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Yann Bouremel, Christin Henein, Steve Brocchini, Peng Tee Khaw; Intraocular Pressure (IOP) effects on self-sealing clear corneal incisions using 3D printed anterior segment model. Invest. Ophthalmol. Vis. Sci. 2019;60(9):1016. doi: https://doi.org/.
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© ARVO (1962-2015); The Authors (2016-present)
Sutureless clear cornea cataract surgery is the preferred method for most ophthalmic surgeons,facilitated by foldable IOLS. However, in different situations such as intraocular pressure variation including hypotony and softer eyes (e.g children and collagen abnormalities) may lead to leakage and other complications such as hypotony and intraocular infection. The effects of IOP on incision sealing and leaking mechanisms have not yet been studied. A 3D model of the anterior segment was developed to determine the biomechanical effects of intraocular pressure on self-sealing and leaking corneal incisions.
A silicone cornea (Young’s Modulus: 1.25-4.21 MPa) of different thicknesses (0.2-0.5 mm) and diameters (5-20 mm) is clamped to a 3D printed anterior segment model and connected to a microfluidic set-up. The flow rate and pressure recorded every second. An incision (1mm long; 0.2 mm wide) was made centrally in the simulated cornea using a micro feather blade. Simulated IOP was increased up to 140 mmHg in steps of 1.5 mmHg or more every hour. Simulations using finite element modelling (Abaqus) were created to map the distribution of Von Mises Stress (σ) and the strain (ε) in the meridian and circumferential directions along the different corneas for different IOPs.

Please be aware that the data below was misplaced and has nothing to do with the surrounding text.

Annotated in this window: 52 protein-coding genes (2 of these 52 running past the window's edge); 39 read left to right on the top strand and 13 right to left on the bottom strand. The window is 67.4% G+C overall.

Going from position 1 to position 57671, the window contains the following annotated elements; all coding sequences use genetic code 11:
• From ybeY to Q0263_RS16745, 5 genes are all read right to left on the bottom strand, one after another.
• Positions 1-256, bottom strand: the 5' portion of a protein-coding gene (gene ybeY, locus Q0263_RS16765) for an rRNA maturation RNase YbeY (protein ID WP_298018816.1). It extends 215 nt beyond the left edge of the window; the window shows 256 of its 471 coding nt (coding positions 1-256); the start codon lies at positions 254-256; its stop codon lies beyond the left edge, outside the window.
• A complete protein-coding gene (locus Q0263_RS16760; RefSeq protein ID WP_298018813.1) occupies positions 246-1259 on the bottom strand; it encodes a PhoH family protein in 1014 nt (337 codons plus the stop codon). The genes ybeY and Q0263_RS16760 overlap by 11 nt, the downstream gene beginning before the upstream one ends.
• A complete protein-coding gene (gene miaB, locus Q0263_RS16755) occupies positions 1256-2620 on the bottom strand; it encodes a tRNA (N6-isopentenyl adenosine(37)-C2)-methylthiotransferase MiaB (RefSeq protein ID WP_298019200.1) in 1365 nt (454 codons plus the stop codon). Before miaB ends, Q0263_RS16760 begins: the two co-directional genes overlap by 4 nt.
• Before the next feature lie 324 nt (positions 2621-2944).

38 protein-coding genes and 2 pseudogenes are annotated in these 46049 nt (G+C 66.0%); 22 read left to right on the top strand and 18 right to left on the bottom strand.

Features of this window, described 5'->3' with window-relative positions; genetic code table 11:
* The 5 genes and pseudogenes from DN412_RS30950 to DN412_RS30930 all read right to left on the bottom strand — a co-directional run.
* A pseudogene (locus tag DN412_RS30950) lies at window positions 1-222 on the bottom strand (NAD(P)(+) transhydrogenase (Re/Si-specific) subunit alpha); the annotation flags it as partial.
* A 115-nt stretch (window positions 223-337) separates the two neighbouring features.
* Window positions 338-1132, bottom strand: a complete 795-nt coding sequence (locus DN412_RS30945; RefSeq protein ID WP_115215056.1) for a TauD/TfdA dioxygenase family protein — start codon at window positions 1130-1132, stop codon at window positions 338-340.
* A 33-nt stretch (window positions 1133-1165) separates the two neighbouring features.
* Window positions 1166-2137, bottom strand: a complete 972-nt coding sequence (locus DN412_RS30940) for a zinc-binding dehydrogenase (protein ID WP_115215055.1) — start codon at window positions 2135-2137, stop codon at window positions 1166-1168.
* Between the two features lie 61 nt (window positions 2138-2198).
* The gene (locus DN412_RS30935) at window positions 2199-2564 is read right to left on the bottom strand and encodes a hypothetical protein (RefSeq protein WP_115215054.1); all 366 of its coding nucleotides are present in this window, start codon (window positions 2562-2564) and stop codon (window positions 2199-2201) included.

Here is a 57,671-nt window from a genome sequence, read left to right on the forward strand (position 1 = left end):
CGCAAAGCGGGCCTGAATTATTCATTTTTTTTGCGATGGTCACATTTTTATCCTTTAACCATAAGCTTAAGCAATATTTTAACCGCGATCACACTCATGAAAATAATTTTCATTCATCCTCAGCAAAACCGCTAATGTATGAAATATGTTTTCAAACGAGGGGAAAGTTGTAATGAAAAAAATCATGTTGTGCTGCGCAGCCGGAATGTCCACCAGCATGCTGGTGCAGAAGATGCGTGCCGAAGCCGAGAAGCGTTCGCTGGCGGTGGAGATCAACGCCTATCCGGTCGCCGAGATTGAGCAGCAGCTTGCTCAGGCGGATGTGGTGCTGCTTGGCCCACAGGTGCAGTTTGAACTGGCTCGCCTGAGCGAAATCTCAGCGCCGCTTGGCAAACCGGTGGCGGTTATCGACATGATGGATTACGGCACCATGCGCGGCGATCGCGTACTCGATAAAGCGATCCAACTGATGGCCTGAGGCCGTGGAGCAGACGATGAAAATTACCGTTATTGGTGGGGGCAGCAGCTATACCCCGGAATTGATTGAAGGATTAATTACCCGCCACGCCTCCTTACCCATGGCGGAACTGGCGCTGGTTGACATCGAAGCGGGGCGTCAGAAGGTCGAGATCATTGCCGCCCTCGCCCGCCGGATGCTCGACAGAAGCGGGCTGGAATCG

Self-sealing incisions leak at a higher pressure with increasing corneal thickness (T), with increasing elasticity (Young’s Modulus, E) and with decreasing corneal diameter (D). Higher pressure corresponds to the cornea having to be subjected to a higher stress to open a self-sealing incision. A typical simulation of the corneal stress is shown in Figure 1. The strain (ie. enlargement) at the point of incision when the leak starts was 2.8 ± 0.5% in all cases, with a flow rate of 0.4±0.2 µl/min. Greater enlargements from higher IOPs resulted in higher flow rates (Figure 2). In this model, as strain ε = 8/3 (H/D)2 where H is the central corneal height, the spontaneous incision leak occurs when H>0.1D after injection.
Using a 3D printed anterior segment model, geometrical and material properties can be adjusted individually to study self-sealing incisions in detail. Incisions in large and thin corneas with lower elasticity are more susceptible to leak at lower pressures.
This abstract was presented at the 2019 ARVO Annual Meeting, held in Vancouver, Canada, April 28 - May 2, 2019.
Distribution of stress along a silicone cornea.
Incision leak rate of silicone corneas with different elasticity.
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